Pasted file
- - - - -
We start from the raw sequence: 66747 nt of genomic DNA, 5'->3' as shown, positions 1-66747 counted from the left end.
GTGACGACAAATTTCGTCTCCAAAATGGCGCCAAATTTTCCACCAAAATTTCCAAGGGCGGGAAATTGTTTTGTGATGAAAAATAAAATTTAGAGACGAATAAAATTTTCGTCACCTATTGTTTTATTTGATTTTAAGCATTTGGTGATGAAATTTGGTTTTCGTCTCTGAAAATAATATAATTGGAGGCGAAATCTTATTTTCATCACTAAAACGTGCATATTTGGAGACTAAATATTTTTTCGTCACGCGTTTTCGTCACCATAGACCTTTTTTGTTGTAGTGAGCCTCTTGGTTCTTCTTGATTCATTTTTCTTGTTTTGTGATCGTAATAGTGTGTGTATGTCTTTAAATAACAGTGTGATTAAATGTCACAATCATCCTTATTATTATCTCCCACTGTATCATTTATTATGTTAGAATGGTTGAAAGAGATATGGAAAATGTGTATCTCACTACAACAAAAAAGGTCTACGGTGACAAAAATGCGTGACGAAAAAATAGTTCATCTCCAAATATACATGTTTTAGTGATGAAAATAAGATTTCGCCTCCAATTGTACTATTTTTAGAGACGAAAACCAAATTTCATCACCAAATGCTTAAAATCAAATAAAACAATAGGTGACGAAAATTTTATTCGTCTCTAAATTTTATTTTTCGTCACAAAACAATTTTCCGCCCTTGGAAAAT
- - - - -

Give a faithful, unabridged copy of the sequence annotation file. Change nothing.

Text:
We start from the raw sequence: 66747 nt of genomic DNA, 5'->3' as shown, positions 1-66747 counted from the left end.
GTGACGACAAATTTCGTCTCCAAAATGGCGCCAAATTTTCCACCAAAATTTCCAAGGGCGGGAAATTGTTTTGTGATGAAAAATAAAATTTAGAGACGAATAAAATTTTCGTCACCTATTGTTTTATTTGATTTTAAGCATTTGGTGATGAAATTTGGTTTTCGTCTCTGAAAATAATATAATTGGAGGCGAAATCTTATTTTCATCACTAAAACGTGCATATTTGGAGACTAAATATTTTTTCGTCACGCGTTTTCGTCACCATAGACCTTTTTTGTTGTAGTGAGCCTCTTGGTTCTTCTTGATTCATTTTTCTTGTTTTGTGATCGTAATAGTGTGTGTATGTCTTTAAATAACAGTGTGATTAAATGTCACAATCATCCTTATTATTATCTCCCACTGTATCATTTATTATGTTAGAATGGTTGAAAGAGATATGGAAAATGTGTATCTCACTACAACAAAAAAGGTCTACGGTGACAAAAATGCGTGACGAAAAAATAGTTCATCTCCAAATATACATGTTTTAGTGATGAAAATAAGATTTCGCCTCCAATTGTACTATTTTTAGAGACGAAAACCAAATTTCATCACCAAATGCTTAAAATCAAATAAAACAATAGGTGACGAAAATTTTATTCGTCTCTAAATTTTATTTTTCGTCACAAAACAATTTTCCGCCCTTGGAAAAT